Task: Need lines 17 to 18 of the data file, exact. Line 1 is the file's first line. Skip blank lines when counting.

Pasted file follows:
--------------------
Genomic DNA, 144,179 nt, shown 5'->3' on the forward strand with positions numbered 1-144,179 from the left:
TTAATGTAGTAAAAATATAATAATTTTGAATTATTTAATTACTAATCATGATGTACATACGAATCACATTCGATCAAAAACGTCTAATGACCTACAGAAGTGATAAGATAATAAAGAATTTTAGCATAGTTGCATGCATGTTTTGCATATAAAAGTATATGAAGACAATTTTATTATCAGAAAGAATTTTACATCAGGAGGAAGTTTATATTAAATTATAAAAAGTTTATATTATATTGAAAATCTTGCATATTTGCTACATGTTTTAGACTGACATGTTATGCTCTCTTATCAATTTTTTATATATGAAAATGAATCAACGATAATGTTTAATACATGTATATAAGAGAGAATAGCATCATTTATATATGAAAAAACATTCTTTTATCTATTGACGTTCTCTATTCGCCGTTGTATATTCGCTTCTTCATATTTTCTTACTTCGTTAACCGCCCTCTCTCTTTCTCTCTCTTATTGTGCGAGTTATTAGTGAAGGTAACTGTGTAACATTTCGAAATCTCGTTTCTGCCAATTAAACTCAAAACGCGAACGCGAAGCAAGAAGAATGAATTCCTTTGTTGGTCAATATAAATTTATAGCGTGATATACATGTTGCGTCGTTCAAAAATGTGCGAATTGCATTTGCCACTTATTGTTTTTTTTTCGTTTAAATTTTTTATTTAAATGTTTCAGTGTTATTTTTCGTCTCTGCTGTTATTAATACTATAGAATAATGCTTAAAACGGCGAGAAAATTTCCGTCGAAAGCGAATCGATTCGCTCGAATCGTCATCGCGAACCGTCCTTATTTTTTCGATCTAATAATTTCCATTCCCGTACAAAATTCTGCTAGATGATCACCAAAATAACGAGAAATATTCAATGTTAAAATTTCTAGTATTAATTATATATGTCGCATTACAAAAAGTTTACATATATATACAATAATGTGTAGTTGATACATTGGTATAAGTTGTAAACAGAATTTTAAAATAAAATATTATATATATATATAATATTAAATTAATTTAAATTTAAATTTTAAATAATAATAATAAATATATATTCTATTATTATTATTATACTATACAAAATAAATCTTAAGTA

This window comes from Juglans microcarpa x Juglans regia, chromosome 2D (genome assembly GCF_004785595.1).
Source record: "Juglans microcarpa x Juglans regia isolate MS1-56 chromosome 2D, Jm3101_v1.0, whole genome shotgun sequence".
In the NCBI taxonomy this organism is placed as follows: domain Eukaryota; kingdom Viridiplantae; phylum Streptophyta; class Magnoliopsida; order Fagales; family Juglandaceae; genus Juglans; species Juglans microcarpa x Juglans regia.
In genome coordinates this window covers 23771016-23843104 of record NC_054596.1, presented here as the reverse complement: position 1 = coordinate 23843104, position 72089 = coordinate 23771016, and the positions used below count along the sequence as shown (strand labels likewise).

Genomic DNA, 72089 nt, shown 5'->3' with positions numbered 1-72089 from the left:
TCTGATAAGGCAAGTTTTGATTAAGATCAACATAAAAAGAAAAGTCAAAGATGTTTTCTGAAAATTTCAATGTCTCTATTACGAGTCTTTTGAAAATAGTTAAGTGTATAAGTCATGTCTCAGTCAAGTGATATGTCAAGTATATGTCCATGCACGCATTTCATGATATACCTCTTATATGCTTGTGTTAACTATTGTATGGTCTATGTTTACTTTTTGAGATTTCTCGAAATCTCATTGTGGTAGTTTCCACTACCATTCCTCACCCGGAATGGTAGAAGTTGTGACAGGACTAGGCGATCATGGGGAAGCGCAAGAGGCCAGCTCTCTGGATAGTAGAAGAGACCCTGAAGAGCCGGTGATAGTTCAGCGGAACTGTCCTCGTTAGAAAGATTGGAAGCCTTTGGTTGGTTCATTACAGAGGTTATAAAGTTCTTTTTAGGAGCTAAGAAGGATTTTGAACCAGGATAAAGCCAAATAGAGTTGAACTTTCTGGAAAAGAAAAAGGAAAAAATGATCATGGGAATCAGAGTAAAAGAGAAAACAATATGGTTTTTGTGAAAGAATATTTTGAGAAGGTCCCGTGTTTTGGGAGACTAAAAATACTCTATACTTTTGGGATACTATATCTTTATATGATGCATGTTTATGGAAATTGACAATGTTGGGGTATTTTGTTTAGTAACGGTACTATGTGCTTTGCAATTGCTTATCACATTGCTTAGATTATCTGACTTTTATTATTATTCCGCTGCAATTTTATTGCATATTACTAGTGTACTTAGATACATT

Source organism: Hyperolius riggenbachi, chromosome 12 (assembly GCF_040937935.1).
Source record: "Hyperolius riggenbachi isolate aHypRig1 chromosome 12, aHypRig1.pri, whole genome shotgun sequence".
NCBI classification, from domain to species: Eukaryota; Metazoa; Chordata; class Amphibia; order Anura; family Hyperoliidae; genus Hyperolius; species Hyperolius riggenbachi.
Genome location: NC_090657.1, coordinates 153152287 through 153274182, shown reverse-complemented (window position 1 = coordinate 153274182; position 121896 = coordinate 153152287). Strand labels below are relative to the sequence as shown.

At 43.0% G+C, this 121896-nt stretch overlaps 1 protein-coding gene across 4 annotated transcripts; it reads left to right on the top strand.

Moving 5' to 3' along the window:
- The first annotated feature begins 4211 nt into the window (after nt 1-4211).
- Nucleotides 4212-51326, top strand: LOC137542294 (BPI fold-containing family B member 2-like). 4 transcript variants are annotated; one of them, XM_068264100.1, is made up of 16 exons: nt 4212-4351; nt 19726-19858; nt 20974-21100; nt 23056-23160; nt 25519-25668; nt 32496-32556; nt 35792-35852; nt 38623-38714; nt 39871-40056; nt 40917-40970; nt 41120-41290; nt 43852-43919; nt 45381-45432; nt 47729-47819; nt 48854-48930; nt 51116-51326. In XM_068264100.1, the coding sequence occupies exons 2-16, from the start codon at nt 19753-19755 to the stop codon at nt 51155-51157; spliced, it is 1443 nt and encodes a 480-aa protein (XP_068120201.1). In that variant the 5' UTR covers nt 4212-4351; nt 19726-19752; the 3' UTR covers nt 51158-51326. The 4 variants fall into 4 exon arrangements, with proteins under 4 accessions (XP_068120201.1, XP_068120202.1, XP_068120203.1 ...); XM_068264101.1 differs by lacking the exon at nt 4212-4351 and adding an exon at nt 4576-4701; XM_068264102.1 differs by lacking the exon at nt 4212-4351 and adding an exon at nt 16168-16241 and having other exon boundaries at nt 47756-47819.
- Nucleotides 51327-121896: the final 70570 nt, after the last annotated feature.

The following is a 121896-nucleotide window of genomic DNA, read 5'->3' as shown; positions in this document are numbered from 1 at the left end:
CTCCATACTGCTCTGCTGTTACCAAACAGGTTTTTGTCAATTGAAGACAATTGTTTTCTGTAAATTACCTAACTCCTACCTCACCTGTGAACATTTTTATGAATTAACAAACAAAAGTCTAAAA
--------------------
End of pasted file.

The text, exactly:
- Nucleotides 51327-121896: the final 70570 nt, after the last annotated feature.

The following is a 121896-nucleotide window of genomic DNA, read 5'->3' as shown; positions in this document are numbered from 1 at the left end: